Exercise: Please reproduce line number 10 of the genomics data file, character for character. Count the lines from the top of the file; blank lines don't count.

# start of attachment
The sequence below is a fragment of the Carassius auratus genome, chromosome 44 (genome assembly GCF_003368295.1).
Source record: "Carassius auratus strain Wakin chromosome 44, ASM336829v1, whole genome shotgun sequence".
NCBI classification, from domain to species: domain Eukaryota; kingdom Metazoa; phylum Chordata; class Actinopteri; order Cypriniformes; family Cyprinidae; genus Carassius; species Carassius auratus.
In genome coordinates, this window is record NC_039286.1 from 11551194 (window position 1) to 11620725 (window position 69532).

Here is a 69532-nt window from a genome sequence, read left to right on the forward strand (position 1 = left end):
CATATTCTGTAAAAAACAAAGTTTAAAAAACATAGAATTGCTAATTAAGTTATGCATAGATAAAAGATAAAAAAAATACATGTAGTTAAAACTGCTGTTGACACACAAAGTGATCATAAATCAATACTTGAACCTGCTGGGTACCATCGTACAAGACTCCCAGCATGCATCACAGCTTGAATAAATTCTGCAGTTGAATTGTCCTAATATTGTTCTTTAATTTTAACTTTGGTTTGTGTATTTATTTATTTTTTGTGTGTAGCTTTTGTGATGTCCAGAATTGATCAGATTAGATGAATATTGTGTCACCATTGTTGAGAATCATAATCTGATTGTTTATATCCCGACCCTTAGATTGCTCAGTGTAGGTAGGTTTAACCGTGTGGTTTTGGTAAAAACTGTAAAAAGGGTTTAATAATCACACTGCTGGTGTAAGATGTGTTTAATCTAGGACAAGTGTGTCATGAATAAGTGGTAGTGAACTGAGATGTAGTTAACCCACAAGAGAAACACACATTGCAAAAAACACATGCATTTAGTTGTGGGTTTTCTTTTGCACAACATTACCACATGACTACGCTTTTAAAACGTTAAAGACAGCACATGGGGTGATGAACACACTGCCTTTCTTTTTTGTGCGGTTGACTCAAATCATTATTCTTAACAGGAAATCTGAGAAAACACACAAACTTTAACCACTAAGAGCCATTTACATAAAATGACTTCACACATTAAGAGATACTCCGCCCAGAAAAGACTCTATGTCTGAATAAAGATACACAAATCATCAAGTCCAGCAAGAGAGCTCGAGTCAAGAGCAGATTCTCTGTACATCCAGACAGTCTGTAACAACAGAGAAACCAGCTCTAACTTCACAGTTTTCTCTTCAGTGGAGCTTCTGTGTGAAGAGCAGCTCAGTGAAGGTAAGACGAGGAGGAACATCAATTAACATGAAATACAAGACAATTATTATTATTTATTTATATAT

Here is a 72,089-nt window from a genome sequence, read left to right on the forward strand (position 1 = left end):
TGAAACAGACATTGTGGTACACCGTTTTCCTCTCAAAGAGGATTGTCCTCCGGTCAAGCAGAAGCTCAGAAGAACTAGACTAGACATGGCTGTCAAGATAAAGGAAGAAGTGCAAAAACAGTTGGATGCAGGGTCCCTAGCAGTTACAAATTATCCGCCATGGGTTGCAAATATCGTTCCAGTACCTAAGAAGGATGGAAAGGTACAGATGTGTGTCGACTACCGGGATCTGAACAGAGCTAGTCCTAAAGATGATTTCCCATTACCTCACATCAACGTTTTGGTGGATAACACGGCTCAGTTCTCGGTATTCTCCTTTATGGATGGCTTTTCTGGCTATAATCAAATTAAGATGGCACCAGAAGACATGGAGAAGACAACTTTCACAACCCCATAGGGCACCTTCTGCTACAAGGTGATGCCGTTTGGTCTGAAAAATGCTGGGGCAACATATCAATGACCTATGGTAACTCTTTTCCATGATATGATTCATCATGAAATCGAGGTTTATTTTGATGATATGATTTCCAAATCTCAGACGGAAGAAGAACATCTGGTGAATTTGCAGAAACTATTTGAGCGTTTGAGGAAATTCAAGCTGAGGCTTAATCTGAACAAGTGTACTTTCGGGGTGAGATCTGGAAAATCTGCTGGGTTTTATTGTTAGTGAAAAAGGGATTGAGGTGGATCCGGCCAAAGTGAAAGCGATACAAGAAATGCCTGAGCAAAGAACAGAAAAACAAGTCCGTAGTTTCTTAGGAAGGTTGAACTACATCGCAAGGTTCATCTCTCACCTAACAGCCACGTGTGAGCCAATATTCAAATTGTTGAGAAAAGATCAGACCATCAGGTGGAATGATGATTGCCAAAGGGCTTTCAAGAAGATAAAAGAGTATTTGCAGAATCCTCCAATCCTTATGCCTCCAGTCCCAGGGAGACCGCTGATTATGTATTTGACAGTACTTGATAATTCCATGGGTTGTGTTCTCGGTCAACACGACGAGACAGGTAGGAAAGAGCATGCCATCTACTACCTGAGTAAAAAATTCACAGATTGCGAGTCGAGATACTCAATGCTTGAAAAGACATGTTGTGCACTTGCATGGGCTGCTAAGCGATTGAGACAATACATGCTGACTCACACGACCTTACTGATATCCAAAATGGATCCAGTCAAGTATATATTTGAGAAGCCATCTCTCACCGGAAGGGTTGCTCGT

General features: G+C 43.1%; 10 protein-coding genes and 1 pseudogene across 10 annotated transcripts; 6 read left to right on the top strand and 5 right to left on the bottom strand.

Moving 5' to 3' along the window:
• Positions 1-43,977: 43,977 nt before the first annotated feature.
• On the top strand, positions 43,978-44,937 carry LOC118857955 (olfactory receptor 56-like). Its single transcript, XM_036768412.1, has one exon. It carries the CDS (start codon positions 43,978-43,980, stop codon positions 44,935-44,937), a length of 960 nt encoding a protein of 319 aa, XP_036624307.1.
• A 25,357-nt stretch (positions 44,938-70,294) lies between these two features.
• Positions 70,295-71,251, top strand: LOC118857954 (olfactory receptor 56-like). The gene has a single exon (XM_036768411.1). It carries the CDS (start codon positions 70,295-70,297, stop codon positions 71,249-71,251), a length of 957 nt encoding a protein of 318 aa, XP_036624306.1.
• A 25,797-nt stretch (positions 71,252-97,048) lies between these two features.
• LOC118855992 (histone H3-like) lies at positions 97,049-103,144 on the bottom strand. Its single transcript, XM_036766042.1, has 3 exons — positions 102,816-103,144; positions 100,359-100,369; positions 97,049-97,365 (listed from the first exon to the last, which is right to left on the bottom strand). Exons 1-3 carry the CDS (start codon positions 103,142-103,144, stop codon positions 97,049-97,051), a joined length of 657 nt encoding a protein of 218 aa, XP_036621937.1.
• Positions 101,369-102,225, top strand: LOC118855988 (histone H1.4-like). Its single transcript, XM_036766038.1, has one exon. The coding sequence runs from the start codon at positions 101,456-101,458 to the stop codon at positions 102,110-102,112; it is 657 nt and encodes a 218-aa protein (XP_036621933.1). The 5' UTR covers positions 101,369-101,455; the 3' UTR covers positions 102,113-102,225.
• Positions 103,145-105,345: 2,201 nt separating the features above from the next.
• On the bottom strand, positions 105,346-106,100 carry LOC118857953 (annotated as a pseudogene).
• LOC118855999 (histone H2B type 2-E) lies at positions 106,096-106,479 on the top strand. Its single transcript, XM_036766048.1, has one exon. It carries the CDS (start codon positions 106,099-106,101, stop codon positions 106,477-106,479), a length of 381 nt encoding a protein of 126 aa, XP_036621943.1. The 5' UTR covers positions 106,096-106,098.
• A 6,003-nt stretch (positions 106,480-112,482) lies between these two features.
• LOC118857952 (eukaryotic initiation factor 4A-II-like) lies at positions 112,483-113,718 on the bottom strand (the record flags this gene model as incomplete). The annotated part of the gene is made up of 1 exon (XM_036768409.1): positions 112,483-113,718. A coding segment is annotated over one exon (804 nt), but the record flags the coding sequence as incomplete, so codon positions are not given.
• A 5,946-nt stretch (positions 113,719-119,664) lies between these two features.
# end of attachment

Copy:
Moving 5' to 3' along the window: